“You can decide your fate”: David Nana Opoku Ansah discusses his journey into photography
The Ghanaian photographer tells us of his path into image-making – one that involved a search for freedom and a world filled with endless possibilities.
- Ayla Angelos
- 22 July 2020
- Reading Time
- 3 minute read
David Nana Opoku Ansah’s journey into photography can be traced back to his childhood. “Coming from a place where parents feel like they’re against the world made them very strict on where I go and who I interact with,” says the Ghanaian photographer. “I had few friends and people around me growing up, which made it really difficult to communicate how I feel.” He therefore turned to image-making “after a long search through various mediums”, specifically for its ability to transport him into other worlds filled with endless possibilities.
Born and raised in Accra, David now uses his lens to document and explore what he terms a “new aesthetic of blackness and community”, achieved through a complementary medley of film and photography. David recalls first laying eyes on the photography of Alex Webb and Deana Lawson, seeing it as a defining moment in his decision to pursue the medium. Alongside the freedom and evocative storytelling that their work offered, it was the sense of intrigue that really captivated him. “I was left with so many questions,” he says. “Also, I think [film and photography] help to archive so many memories compared to other forms, where you just have to imagine what has been written or said. With image-making you see the actual moment and wonder what was really happening.”
GalleryDavid Nana Opoku Ansah: Area Boys & Brotherhood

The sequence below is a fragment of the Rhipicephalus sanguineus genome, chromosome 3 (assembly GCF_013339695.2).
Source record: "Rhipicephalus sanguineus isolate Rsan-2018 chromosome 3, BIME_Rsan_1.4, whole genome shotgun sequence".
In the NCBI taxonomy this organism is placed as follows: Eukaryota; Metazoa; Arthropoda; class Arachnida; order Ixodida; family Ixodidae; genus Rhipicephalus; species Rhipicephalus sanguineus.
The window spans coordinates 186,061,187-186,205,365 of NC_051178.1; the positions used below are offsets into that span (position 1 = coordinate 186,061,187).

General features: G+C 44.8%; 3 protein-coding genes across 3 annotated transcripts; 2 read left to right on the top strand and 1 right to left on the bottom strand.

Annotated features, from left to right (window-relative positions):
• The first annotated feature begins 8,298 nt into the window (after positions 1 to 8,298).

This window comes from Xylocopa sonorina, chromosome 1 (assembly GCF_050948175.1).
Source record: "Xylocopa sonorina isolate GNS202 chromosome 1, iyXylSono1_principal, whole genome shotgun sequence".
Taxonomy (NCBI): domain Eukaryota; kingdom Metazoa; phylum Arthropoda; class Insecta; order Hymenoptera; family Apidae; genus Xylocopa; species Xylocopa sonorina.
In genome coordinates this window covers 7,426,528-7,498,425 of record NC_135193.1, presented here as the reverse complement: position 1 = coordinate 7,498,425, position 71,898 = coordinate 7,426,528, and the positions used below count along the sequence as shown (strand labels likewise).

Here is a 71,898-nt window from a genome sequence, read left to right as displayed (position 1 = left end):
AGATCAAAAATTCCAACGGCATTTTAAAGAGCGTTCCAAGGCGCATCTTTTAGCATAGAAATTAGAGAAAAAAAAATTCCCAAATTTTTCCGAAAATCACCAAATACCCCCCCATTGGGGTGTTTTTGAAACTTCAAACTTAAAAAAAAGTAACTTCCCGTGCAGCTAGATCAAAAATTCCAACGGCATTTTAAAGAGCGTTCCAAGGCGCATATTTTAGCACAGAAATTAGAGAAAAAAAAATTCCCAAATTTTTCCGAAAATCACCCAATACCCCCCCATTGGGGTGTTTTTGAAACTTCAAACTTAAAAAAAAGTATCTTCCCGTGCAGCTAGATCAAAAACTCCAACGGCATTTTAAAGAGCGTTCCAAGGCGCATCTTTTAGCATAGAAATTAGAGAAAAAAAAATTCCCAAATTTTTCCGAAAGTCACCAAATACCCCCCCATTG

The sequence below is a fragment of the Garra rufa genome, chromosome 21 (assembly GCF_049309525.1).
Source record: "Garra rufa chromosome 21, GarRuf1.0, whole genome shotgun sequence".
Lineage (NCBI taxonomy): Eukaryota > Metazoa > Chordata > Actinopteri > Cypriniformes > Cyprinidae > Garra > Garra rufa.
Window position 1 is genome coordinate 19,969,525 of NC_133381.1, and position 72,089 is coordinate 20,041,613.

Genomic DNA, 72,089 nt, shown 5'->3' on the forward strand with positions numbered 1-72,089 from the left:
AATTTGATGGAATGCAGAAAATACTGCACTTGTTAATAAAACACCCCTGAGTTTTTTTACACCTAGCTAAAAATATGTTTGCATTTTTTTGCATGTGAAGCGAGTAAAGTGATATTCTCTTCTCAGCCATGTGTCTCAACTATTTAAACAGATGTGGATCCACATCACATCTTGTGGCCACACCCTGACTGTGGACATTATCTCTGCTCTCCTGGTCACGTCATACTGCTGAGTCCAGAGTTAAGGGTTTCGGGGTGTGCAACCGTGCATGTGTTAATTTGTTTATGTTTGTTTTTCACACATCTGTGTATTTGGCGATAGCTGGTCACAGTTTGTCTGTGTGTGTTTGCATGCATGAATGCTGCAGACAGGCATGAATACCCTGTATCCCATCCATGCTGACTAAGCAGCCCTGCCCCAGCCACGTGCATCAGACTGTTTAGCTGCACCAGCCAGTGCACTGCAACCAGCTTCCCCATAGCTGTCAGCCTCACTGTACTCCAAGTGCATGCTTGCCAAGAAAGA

Besides this, David also refers to Alex Soth, Harley Weir, Tyler Mitchell, David Fincher and Charles Burnett as his key influences. Yet his sources change regularly and really depend on how he feels at any given time, or on what he wants to achieve. “My childhood plays a major role because my inner child screams at me all the time, saying: ‘Why are you in a hurry to grow?’” In this case, youth culture and the friends around him also play a huge part throughout his practice. “It’s so mad what people my age are doing now; they are really changing the world and it makes me feel so warm.”
Continuing to reveal the details behind some of his favourite recent projects, David brings to light a campaign for Nike, his series Brotherhood and The Together Project. The first was an important project for David, as it marked a “very big” milestone for him, with it being the first sneaker campaign to ever happen in Ghana – a campaign he directed with a few “dreamer friends” and an all-Ghanaian team. “I wanted to show what Accra really looked and felt like; I wanted it to be as raw as possible.”
Brotherhood, on the other hand, was more of a reflective piece, unpacking how he wishes things were different for him – “how I wish I had freedom to live and so many things I wish I could change.” To solidify his concept, he turned to both relatives and strangers to tell his story, especially those that reminded him of himself while growing up. “Some were lost and confused, some felt vulnerable and some were just happy but don’t look like it,” he says. “All this I felt when growing up.” The result is a softly toned series, almost sepia-like in colour and radiance, where he used old garments from his deceased relatives’ wardrobes to give an essence of nostalgia and to symbolise his own journey into the past.
Alongside future plans that may involve further collaborations, more film projects, a book and an exhibition, David’s main aim is to induce a sense of freedom and curiosity among his audience. “Not everything is real because society tells you it is,” he says. “Once you wander around and get the answers for yourself, you can decide your fate. I want people to feel something; I want to make people feel uncomfortable and also change the narrative and knowledge of how an image should look and feel.”